Trauma requires a certain level of care to ensure the best outcome. A study revealed that severely injured patients with insurance are at risk for lower quality care because hospitals are more likely to admit them then transfer them to a trauma center where they can get specialized care.
The study from Stanford University was published in JAMA Surgery on Wednesday. Despite a problem known a “patient dumping” has occurred in some instances, in which hospitals transfer out patients who do not have insurance, researchers found that insured patients sometimes get poor treatment, as well. Specifically when they are brought in to the emergency room with severe, life-threatening injuries. They are admitted to the local hospital anyway, rather than being transferred to a trauma center where they could receive the care the need to survive.
Led by Dr. Kit Delgado, emergency care researcher at the University of Pennsylvania, the team looked at 4,500 trauma cases from 636 hospitals. The data used was from the Department of Health and Human Services. They set out to study admitting practices as they related to those with insurance and those without. They found that hospitals were more likely to admit uninsured patients rather than sending them to a trauma center, which is better equipped to handle the situation. In fact, local hospitals are 13 to 15 percent more likely to admit severely injured patients who have insurance. Community hospitals, they found, were more likely to send patients to trauma centers, as needed, since they are not qualified to deal provide that level of treatment.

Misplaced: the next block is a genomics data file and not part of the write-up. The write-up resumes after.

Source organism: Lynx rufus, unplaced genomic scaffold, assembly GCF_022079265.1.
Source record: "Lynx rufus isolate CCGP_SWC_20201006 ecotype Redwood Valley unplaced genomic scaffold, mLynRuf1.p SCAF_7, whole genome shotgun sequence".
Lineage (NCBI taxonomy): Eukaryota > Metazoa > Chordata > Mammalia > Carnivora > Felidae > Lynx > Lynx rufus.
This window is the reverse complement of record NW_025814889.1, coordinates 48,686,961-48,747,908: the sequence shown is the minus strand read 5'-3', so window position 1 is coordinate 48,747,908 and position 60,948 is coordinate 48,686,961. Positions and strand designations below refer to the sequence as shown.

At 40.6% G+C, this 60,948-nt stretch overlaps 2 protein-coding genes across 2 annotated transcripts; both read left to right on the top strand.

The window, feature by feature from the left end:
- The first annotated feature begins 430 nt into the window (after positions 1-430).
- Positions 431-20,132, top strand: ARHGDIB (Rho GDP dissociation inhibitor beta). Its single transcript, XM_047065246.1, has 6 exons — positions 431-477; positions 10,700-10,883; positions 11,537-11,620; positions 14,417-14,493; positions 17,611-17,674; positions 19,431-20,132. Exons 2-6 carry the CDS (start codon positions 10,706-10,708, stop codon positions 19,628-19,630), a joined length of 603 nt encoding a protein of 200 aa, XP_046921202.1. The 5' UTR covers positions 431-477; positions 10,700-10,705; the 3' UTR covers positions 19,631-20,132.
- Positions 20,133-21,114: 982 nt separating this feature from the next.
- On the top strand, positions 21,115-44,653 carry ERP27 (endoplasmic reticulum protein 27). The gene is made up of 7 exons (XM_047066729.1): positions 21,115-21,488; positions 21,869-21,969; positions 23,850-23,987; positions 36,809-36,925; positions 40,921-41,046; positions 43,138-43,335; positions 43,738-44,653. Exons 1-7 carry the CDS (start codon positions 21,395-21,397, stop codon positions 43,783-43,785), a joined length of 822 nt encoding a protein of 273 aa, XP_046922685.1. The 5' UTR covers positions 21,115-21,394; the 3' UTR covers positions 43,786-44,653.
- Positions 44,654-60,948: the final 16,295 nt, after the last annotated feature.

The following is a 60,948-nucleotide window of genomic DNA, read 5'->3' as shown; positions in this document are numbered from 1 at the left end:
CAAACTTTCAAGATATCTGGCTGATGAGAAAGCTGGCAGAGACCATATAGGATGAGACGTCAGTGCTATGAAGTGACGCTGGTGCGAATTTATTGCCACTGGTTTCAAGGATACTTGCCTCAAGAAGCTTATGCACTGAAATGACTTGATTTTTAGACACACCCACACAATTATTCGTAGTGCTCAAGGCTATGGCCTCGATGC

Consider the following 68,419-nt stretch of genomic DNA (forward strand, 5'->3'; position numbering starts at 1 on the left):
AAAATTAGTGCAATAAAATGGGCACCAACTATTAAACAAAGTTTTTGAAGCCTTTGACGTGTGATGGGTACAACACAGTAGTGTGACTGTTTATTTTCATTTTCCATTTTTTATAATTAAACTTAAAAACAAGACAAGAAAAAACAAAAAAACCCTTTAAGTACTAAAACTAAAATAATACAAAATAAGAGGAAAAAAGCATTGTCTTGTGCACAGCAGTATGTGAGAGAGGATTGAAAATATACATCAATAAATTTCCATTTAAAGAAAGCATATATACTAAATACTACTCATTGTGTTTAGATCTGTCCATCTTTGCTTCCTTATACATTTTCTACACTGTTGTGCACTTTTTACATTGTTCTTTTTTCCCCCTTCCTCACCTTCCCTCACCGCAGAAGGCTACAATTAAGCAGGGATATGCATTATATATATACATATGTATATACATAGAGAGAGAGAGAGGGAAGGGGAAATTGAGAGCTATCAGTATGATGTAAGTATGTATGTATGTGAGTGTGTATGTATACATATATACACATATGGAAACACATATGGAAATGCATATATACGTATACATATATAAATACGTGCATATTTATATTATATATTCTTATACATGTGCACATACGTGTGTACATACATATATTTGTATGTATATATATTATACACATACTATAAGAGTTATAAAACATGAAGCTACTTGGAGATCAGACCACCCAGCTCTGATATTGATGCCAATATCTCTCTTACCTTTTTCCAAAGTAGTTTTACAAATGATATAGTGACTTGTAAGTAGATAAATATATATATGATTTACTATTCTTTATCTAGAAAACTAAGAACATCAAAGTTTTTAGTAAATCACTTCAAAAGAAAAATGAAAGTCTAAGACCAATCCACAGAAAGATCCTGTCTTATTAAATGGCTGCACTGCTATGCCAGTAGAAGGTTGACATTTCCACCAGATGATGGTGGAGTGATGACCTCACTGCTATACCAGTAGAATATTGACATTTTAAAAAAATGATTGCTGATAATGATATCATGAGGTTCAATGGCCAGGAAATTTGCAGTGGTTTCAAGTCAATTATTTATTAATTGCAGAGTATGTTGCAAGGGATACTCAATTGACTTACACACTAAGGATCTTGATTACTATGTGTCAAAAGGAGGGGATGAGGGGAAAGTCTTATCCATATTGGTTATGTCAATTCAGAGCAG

Survival rates for severely injured patients is increased by 25 percent when cared for in a trauma canter, by staff that regularly deals with difficult situations and life-threatening injuries. Being treated at a local hospital creates a less positive outcome in some cases and is risky for patients.
The results of the study suggest that admitting trauma patients with insurance is done strictly for financial reasons. It is not the doctors and nurses who make this vital decision, but the hospital administrators. It makes sense that they would admit those with insurance and not transfer them out too soon, but that does not account for the critical time after a traumatic incident when treatment is most important. The business side of hospitalization is not always best for patient care.
Dr. Nancy Wang, another author of the study said that it confirmed findings of a previous study done at the University of Toronto. Disparities exist regarding among care in children, elderly, men and women. She finds the disparities “disturbing.” Wang states that there needs to be a higher level of monitoring in emergency rooms to ensure that all patients receive fair treatment, regardless of age, gender or insurance status.
The team is planning three follow-up studies to get a better analysis of the data. They did not account for elderly patients, those who died or patients who chose not to go to a trauma center. However, if they reach the same conclusions, it is a wake up call for hospitals. It is also something for patients to be aware of, as having insurance may be risky for those with severe injuries.
By Tracy Rose